# Inference for a lot of Bernoulli variables

Where can I find some successful examples for inferring a large number of Bernoulli variables?

A large part of my model (A) is a lot (about 1000) of Bernoulli distributions. The remainder of the model (B) consists of continuous distributions. If I fix the parameters in (A) to the true value, inferring parameters in (B) with NUTS works very well. The mixing time is super fast. But the mixing time is horribly slow when I try to infer the whole model (A + B) with NUTS.

I tried to use expectation maximization to update the parameters in (B) and use NUTS to update (A). The mixing time of (A) slows considerably. The mixing time for (B) is still horribly slow.

Binary metropolis seems the next thing to try for (B). But the manual warned me about mixing NUTS with another sampler (section “Issues with mixing discrete and continuous sampling”)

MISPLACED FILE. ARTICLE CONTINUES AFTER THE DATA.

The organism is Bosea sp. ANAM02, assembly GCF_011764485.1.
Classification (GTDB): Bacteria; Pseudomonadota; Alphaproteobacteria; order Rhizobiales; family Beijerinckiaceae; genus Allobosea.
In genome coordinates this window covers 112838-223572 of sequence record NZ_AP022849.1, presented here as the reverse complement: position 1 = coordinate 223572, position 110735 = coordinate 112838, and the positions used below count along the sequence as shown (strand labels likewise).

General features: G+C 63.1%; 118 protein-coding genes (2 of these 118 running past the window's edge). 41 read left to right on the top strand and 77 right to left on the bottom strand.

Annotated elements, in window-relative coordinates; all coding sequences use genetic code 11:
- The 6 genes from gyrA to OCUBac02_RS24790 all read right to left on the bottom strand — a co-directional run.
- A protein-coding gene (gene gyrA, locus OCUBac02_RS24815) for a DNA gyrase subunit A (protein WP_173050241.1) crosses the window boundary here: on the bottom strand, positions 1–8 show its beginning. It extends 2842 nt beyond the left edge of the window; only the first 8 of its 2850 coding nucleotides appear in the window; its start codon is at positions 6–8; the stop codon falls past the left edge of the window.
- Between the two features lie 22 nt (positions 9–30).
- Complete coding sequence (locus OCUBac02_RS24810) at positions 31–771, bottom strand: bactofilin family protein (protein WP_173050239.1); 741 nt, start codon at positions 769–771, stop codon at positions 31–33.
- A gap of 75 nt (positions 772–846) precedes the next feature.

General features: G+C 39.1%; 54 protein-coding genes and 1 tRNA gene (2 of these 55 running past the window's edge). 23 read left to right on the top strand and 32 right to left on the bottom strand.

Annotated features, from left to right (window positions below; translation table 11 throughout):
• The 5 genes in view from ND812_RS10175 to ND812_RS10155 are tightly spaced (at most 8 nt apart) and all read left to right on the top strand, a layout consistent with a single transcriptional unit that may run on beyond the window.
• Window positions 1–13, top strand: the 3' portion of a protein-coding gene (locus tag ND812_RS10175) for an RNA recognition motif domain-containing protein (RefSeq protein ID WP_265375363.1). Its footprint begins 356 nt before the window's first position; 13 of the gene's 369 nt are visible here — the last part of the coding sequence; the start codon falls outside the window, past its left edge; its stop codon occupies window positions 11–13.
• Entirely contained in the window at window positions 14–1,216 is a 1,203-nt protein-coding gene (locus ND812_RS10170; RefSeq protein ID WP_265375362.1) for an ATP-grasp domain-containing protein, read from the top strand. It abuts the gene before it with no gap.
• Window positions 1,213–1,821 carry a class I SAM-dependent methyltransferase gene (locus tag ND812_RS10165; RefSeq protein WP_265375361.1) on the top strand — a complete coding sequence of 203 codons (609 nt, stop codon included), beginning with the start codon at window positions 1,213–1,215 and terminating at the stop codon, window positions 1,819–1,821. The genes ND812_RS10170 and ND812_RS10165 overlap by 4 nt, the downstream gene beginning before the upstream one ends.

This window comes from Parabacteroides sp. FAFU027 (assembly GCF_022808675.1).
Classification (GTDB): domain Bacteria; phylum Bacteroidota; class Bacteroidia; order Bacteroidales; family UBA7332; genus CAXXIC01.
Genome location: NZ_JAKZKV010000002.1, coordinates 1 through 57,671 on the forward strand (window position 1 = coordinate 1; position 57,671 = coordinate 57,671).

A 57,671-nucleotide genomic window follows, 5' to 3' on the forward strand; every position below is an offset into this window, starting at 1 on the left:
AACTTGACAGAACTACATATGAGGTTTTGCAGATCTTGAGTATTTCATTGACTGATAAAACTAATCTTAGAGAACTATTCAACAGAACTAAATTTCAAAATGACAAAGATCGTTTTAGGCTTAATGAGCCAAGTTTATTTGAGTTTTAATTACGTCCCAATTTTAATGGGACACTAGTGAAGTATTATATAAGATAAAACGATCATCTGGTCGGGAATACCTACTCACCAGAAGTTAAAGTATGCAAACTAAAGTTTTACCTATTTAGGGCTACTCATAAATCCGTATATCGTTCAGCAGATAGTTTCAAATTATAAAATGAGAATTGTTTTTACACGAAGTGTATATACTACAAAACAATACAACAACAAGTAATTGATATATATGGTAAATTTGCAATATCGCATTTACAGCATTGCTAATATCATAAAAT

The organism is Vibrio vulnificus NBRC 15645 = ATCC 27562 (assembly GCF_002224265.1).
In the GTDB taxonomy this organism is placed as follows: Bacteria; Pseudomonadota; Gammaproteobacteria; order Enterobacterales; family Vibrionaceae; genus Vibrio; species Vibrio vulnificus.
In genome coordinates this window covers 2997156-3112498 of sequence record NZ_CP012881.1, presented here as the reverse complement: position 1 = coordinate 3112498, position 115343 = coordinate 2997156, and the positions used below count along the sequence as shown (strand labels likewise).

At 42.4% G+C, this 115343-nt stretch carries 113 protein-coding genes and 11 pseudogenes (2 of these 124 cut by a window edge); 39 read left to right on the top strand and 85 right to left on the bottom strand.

What else can I try?

Thanks again.

@junpenglao would say: “whenever you have discrete variables in your model, you should first try to find way to marginalized it

So can you marginalize out these bernoullis?

In my model:

• A consists of Bernoulli distributions.
• Given the continuous parameters (B), all the Bernoulli (in A) are independent from each other.
• Each Bernoulli depends on only one of the continuous parameters.

Can I further marginalize out the Bernoulli?

Right now, I fit the model with data simulated from the model.

When I think about this again, I doubt if the Bernoulli in the actual data are independent from each other.

I might have to run principal component analysis (PCA) on the actual data before feeding it into the model. But using PCA would cause other problems that I have to think through.

What is the result of projecting the Bernoulli onto the eigen-vectors that I get form PCA? That looks like a linear combination of the Bernoulli variable. But what distribution does the linear combination follows in this case?

Would that make the distribution less discrete and make the situation easier for pymc?